Estimating your financial needs in retirement can be difficult. How can working with an advisor help you?

The past few years have been harsh ones for retirees as a volatile stock market and economic uncertainty have made retirement planning especially challenging. That said, it is important not to neglect one of the most important tasks in successful preparation for your later years: conducting a retirement needs calculation to estimate how much money you will need for ongoing expenses.

Unfortunately, more than one-third of retirees with financial advisors had not estimated how much money they would need to maintain their current standard of living throughout their retirement.1This is a glaring omission because research has shown that those who have done a retirement needs calculation are likely to be more confident that they are accumulating enough assets.2 They also are likely to have higher savings goals, which may be an indication that completing the needs calculation has given them a realistic assessment of how much they need to save.

Help From a Financial Advisor

If you are uncertain about how to conduct a needs calculation, it may be helpful to consult a financial advisor. More than 6 in 10 (61%) of retirees who participated in a recent survey had a relationship with a personal financial advisor. Retirees with financial advisors were more likely to engage in some aspect of financial planning and were somewhat more willing to take a degree of investment risk, but not to the point of aggressively managing household assets.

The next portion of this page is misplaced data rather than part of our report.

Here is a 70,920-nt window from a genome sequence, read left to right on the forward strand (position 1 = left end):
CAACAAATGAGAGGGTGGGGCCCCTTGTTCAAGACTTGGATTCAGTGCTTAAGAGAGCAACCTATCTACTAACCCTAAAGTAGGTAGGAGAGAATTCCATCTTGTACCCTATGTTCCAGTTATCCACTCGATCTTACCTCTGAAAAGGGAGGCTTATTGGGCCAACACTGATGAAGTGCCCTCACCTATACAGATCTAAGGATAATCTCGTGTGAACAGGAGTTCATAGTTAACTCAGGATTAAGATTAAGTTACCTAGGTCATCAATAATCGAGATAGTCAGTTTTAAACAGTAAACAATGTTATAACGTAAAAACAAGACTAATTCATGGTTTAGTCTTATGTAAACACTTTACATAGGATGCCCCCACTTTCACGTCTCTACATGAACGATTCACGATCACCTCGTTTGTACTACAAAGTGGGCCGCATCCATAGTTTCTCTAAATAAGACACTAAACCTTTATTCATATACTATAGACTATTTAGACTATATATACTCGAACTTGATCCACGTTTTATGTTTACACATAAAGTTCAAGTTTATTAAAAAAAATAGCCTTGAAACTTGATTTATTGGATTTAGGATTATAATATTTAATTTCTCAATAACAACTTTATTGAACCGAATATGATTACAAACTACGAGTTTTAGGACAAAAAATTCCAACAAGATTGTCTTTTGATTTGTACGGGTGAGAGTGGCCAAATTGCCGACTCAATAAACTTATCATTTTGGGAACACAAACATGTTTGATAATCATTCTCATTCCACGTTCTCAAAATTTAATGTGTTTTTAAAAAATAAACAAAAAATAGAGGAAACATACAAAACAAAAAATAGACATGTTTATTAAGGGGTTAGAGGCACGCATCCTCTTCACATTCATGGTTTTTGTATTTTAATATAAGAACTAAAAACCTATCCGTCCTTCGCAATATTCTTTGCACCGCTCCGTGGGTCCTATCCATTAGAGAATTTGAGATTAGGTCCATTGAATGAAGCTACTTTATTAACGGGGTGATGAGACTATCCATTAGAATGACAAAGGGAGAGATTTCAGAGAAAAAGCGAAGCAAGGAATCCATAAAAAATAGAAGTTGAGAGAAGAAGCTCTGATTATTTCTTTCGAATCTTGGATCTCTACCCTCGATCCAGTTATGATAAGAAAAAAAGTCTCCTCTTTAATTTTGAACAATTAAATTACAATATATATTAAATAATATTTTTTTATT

If a financial advisor is not available to you, an online calculator or a worksheet can help you estimate how much you will need. Surprisingly, when workers polled by the Employee Benefit Research Institute were asked how they went about conducting a needs calculation, 42% said they guessed and 9% read or heard how much was needed.2 These offhand estimates may not be as reliable as a financial advisor or a tool that takes into consideration your current level of retirement assets, your estimated expenses, your time horizon, and other variables.

There’s no question that the past few years have heightened feelings of uncertainty, but try not to let these feelings cloud your planning. Doing the math of retirement is a wise investment of time and effort in your financial future.


Sources: International Foundation for Retirement Education; LIMRA; the Society of Actuaries, “The Financial Recovery for Retirees Continues: The Impact of the 2008-2011 Financial Crisis,” 2011.

2 Source: Employee Benefit Research Institute, Issue Brief, March 2011.


© 2011 McGraw-Hill Financial Communications. All rights reserved.

December 2011 — This column is provided through the Financial Planning Association, the membership organization for the financial planning community, and is brought to you by D3 Financial Counselors, a local member of FPA.